I have worked with animal imagery in the past both in forms of totems and animal nature. I often call animals to represent the Quarters when I cast circle. For a long time my favorite tarot deck was the Earth Medicine Deck, which features animals on most cards with some left blank for the reader to fill in as needed. But I never considered invocation of my totems into myself, never considered creating new animals to suit my needs and never tried shape shifting, either in my mind or in actuality. The author claims to feel "other" and to feel a kinship with her totems something I have never felt. This book contained many passages opening new ideas to me. Even if I fail to use their wisdom, I feel that my outlook when it comes to animal magic has been greatly expanded.

On the technical side of the book, I have two small issues. One was the page layout. I found the margins in the book to be too small forcing me to open the book's spine more severely than I am accustomed to. In a hardback book this would not be an issue, but with a soft cover, I am afraid the binding will soon become cracked and damaged causing the book to have a short lifespan. The other thing I have issue with was the author's attempt to be non-gender specific with her own word of "hir" replacing his, hers, him and her. It really is too bad that the English language has no gender-neutral words in these instances, but at best I found the replacement word to be distracting and at worst was that it was used inconsistently throughout the text. In places the common language of his and her was in evidence only to be replaced in the following paragraph by the "hir" usage.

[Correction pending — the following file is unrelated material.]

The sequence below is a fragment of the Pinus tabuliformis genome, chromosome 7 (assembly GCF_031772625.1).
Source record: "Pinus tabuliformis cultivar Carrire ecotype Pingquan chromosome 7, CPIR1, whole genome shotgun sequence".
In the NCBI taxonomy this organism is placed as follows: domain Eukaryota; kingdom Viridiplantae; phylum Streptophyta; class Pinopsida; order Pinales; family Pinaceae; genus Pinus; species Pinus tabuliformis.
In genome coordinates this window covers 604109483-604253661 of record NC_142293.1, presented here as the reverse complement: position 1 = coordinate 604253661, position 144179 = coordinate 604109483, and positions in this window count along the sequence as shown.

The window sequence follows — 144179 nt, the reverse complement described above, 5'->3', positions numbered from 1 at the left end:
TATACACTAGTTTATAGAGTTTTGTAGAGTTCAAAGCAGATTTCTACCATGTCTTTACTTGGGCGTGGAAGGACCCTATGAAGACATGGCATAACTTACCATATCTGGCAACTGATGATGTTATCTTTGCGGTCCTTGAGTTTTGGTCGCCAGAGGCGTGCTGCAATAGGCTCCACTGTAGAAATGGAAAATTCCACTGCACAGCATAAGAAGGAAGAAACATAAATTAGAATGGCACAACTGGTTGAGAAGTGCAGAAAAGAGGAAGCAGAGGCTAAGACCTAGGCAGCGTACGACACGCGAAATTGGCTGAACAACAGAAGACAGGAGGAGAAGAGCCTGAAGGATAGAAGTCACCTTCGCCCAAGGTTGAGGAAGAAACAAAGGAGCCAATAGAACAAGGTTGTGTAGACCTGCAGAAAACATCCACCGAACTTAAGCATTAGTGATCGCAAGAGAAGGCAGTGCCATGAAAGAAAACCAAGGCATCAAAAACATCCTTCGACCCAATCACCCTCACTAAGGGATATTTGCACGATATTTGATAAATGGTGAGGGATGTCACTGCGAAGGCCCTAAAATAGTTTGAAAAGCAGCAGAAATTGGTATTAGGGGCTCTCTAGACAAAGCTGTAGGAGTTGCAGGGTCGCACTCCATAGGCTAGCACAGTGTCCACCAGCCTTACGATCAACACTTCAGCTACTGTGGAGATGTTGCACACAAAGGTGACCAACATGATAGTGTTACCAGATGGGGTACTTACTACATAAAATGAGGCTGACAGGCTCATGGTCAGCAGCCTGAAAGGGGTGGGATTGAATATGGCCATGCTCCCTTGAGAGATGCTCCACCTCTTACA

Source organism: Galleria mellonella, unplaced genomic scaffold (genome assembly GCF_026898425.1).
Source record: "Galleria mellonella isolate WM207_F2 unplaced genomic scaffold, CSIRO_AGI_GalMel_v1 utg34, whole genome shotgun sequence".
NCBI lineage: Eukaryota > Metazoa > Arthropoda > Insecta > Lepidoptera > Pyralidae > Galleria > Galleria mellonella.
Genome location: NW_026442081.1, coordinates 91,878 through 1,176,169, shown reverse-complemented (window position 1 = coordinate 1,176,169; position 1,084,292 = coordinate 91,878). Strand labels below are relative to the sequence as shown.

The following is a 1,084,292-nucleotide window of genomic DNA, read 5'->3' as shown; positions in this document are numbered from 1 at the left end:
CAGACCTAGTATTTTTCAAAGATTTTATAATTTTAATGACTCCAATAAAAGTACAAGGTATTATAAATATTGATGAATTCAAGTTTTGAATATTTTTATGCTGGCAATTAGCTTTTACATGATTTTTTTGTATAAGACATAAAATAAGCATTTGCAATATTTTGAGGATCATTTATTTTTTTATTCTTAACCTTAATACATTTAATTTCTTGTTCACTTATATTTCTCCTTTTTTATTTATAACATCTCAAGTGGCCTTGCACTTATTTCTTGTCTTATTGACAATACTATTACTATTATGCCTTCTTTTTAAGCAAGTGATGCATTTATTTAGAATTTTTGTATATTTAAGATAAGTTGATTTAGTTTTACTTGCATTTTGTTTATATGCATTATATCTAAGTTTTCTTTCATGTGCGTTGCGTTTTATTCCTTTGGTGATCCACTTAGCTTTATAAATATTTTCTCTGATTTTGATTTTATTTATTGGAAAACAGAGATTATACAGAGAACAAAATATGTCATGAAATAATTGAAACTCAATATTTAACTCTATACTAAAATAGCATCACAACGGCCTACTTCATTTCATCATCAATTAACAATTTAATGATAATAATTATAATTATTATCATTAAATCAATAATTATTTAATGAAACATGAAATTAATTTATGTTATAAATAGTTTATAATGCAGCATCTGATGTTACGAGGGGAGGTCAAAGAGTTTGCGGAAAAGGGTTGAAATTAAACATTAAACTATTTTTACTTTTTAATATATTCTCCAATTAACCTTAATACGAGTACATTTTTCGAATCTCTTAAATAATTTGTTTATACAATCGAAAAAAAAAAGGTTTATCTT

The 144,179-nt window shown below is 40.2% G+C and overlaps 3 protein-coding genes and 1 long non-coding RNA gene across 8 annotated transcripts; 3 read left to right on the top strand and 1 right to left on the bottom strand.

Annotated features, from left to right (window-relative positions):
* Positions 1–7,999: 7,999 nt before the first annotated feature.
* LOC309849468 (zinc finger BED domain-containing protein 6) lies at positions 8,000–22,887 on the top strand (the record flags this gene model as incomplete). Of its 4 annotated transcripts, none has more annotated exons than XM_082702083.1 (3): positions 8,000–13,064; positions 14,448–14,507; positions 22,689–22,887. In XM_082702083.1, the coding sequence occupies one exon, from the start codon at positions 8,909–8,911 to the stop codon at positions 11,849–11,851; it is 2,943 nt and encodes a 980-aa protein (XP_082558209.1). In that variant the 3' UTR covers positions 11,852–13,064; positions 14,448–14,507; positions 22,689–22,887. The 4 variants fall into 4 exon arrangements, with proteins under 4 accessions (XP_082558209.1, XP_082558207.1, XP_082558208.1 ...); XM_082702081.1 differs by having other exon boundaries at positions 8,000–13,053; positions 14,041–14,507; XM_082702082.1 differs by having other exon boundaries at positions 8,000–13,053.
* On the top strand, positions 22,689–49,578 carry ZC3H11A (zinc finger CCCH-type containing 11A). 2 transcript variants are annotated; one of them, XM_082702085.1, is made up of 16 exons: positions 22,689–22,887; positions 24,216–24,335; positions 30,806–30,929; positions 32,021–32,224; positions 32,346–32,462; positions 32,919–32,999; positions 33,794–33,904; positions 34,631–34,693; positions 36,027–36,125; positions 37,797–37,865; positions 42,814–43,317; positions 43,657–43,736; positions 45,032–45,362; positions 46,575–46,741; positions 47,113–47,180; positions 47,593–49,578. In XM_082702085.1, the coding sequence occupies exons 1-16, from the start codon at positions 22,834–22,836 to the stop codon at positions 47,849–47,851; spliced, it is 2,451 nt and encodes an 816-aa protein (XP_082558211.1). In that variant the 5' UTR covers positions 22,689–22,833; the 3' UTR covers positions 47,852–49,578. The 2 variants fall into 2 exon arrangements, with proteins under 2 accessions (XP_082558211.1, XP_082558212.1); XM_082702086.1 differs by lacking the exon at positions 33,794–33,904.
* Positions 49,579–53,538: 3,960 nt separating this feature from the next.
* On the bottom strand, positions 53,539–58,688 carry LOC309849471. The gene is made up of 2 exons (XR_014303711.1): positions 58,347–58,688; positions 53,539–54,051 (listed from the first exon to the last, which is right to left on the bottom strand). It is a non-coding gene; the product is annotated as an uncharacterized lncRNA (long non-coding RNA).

In all this is an excellent book for people wishing to delve into the worlds of animal magics. It is far better than any other book I have read on the subject, avoiding the rote use of listing animal correspondences and getting down to the nitty-gritty of actual rituals and meditations fully accessible to even a novice.

Reveiwed by W. Lyon Martin - author/illustrator of "An Ordinary Girl, A Magical Child"